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The Pro-Money Court: How the Roberts Supreme Court Dismantled Campaign Finance Law

The Supreme Court’s McCutcheon v. FEC decision further increases the influence of big money in elections. But McCutcheon is just the latest in a long string of cases weakening campaign finance rules.

  • David Earley
  • Avram Billig
April 2, 2014

The Supreme Court’s McCutcheon v. FEC decision further increases the influ­ence of big money in elec­tions. But McCutcheon is just the latest in a long string of cases weak­en­ing campaign finance rules. Since Chief Justice John Roberts and Justice Samuel Alito joined the Court in 2005 and 2006 respect­ively, six decisions have signi­fic­antly reshaped the legal land­scape dictat­ing how much big money can flow into polit­ical races. Here is some back­ground on what the Court did, how it affected Amer­ican elec­tions, and what could happen next.

2007:   Federal Elec­tion Commis­sion (FEC) v. Wiscon­sin Right to Life, Inc.

  • The SCOTUS Ruling: The Court struck down a law regu­lat­ing sham issue ads — tele­vi­sion advert­ise­ments that clearly target specific candid­ates, but avoid regu­la­tion by posing as “issue” ads. For example, an advert­ise­ment refer­ring to a candid­ate by name close to the elec­tion, but instead of expli­citly advoc­at­ing voting for or against the candid­ate, tells the viewer to “call Rep. Smith and tell him to stop corpor­ate polluters.”
  • The Major­ity Opin­ion: Chief Justice Roberts on the contin­ued regu­la­tion of issue ads: “Enough is enough. Issue ads like WRTL’s are by no means equi­val­ent to contri­bu­tions, and the quid-pro-quo corrup­tion interest cannot justify regu­lat­ing them.”
  • The Dissent­ing Opin­ion: Justice Souter: “Neither Congress’s decisions nor our own have under­stood the corrupt­ing influ­ence of money in polit­ics as being limited to outright bribery or discrete quid pro quo; campaign finance reform has instead consist­ently focused on the more pervas­ive distor­tion of elect­oral insti­tu­tions by concen­trated wealth, on the special access and guar­an­teed favor that sap the repres­ent­at­ive integ­rity of Amer­ican govern­ment and defy public confid­ence in its insti­tu­tions.”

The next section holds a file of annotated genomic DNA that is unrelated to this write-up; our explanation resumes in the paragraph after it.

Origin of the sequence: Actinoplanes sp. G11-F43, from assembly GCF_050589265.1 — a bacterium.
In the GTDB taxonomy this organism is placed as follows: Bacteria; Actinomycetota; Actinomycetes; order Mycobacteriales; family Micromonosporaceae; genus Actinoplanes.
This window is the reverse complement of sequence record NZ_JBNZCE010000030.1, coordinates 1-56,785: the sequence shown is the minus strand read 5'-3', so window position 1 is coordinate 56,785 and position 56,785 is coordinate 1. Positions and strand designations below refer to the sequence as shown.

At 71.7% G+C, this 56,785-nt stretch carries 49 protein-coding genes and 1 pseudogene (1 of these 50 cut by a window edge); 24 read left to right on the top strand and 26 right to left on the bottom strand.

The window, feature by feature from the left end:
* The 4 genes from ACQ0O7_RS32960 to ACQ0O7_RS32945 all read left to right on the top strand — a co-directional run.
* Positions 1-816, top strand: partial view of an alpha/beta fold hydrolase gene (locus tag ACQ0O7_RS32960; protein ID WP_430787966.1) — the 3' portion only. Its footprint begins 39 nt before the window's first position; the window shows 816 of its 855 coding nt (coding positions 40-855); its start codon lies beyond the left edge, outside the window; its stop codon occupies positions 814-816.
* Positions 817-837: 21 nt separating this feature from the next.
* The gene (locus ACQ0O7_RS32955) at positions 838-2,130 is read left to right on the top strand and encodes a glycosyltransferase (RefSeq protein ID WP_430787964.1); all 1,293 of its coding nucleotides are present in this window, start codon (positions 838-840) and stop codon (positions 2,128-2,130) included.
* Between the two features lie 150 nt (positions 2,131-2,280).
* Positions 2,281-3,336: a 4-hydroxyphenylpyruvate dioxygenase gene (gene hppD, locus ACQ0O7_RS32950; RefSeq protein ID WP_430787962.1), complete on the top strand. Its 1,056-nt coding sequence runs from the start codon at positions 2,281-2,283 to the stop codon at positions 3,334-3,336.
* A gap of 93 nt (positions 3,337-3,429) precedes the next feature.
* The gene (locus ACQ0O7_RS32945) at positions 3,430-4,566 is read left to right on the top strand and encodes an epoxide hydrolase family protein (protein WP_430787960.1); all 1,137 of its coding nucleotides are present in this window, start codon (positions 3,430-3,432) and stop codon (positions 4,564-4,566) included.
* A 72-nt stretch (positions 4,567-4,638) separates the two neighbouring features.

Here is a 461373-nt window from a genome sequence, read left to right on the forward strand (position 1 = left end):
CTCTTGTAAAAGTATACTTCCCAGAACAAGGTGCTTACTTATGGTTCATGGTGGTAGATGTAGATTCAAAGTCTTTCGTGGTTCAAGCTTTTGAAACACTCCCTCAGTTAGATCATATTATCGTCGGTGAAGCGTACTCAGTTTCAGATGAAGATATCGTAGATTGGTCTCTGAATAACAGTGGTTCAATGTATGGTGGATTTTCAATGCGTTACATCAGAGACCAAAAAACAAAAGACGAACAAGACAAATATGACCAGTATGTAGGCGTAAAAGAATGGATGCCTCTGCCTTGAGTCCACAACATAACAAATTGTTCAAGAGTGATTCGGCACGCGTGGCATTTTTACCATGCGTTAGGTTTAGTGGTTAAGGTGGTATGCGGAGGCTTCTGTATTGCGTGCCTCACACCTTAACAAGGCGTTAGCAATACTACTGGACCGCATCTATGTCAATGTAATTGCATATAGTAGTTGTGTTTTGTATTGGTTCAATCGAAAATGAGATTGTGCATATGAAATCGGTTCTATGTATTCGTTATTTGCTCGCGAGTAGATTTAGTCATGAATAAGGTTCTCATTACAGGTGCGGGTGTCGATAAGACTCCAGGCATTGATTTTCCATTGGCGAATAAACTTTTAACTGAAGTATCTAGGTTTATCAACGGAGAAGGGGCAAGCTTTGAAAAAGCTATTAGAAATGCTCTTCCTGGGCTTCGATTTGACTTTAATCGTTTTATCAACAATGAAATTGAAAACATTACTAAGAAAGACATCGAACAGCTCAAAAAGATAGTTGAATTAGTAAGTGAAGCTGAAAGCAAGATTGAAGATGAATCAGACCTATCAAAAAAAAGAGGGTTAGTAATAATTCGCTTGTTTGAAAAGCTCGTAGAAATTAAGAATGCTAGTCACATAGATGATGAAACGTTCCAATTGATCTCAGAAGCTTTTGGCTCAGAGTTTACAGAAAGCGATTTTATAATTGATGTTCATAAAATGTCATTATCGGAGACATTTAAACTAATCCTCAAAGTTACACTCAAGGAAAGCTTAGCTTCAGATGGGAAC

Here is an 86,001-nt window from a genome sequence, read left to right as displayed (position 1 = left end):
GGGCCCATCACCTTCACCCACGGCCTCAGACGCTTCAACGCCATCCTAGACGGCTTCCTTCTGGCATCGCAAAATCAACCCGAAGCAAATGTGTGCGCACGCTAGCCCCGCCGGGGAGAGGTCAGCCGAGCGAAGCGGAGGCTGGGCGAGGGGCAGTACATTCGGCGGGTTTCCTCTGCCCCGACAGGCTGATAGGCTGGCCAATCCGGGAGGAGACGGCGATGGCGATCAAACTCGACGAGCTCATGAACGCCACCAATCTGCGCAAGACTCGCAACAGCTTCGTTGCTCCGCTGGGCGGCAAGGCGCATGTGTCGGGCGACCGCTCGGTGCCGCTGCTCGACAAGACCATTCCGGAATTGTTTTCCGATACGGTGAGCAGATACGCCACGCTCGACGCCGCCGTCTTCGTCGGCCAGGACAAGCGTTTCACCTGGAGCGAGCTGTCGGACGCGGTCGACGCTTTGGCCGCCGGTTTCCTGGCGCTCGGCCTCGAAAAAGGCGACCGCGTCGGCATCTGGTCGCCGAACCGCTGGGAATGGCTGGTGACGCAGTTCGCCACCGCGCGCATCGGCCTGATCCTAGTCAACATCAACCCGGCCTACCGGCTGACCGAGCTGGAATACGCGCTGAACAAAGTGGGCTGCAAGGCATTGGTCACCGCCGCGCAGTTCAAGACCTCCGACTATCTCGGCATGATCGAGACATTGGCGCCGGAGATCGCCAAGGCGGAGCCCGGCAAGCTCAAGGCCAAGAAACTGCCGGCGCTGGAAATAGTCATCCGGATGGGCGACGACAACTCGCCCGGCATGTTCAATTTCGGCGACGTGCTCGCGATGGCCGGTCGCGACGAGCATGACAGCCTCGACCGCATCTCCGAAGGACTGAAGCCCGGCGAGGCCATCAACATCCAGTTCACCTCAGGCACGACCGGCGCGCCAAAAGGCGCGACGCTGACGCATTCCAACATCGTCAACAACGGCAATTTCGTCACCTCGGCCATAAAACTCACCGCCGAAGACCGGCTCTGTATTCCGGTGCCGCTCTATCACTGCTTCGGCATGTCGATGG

• The Result: By reject­ing Congress’s decision to regu­late polit­ical spend­ing, the Court encour­aged the creation of more and more polit­ical ads that circum­vent campaign finance law by leav­ing out “magic words” such as “vote for” or “vote against.” As any voter who lives in a battle­ground state knows, these ads now domin­ate many elec­tions, often funded by shad­owy groups that do not reveal their donors.

2008:   Davis v. FEC

  • The SCOTUS Ruling: The Court struck down the so-called “Million­aire’s Amend­ment,” which had permit­ted congres­sional candid­ates facing wealthy oppon­ents who spent more than $350,000 of their own money on the race to raise larger contri­bu­tions until they achieved parity with their wealthy oppon­ents.
  • The Major­ity Opin­ion: Justice Alito: “While [the law] does not impose a cap on a candid­ate’s expendit­ure of personal funds, it imposes an unpre­ced­en­ted penalty on any candid­ate who robustly exer­cises that First Amend­ment right.”
  • The Dissent­ing Opin­ion: Justice Stevens: The law “does not impose any burden what­so­ever on the self-fund­ing candid­ate’s free­dom to speak, it does not viol­ate the First Amend­ment, and . . . it does no more than dimin­ish the unequal strength of the self-fund­ing candid­ate.”
  • The Result: Oppon­ents of extremely wealthy candid­ates are left without an effect­ive way to over­come their signi­fic­ant finan­cial disad­vant­age. By strik­ing down the “Million­aire’s Amend­ment,” the Court helped to ensure that Congress would continue to be domin­ated by the very wealthy, a state of affairs recently described by the Center for Respons­ive Polit­ics.

2010:   Citizens United v. FEC

  • The SCOTUS Ruling: The Court opened the door to allow unions and corpor­a­tions, includ­ing for-profit corpor­a­tions, to spend unlim­ited amounts on elec­tions, as long as that money is not given directly to or used in coordin­a­tion with a candid­ate.
  • The Major­ity Opin­ion: Justice Kennedy: Ingra­ti­ation and access, in any event, are not corrup­tion. . . .” “The appear­ance of influ­ence or access, further­more, will not cause the elect­or­ate to lose faith in our demo­cracy.”
  • The Dissent­ing Opin­ion: Justice Stevens: “In the context of elec­tion to public office, the distinc­tion between corpor­ate and human speak­ers is signi­fic­ant. Although they make enorm­ous contri­bu­tions to our soci­ety, corpor­a­tions are not actu­ally members of it. They cannot vote or run for office. Because they may be managed and controlled by nonres­id­ents, their interests may conflict in funda­mental respects with the interests of eligible voters. The finan­cial resources, legal struc­ture, and instru­mental orient­a­tion of corpor­a­tions raise legit­im­ate concerns about their role in the elect­oral process. Our lawmakers have a compel­ling consti­tu­tional basis, if not also a demo­cratic duty, to take meas­ures designed to guard against the poten­tially dele­ter­i­ous effects of corpor­ate spend­ing in local and national races.”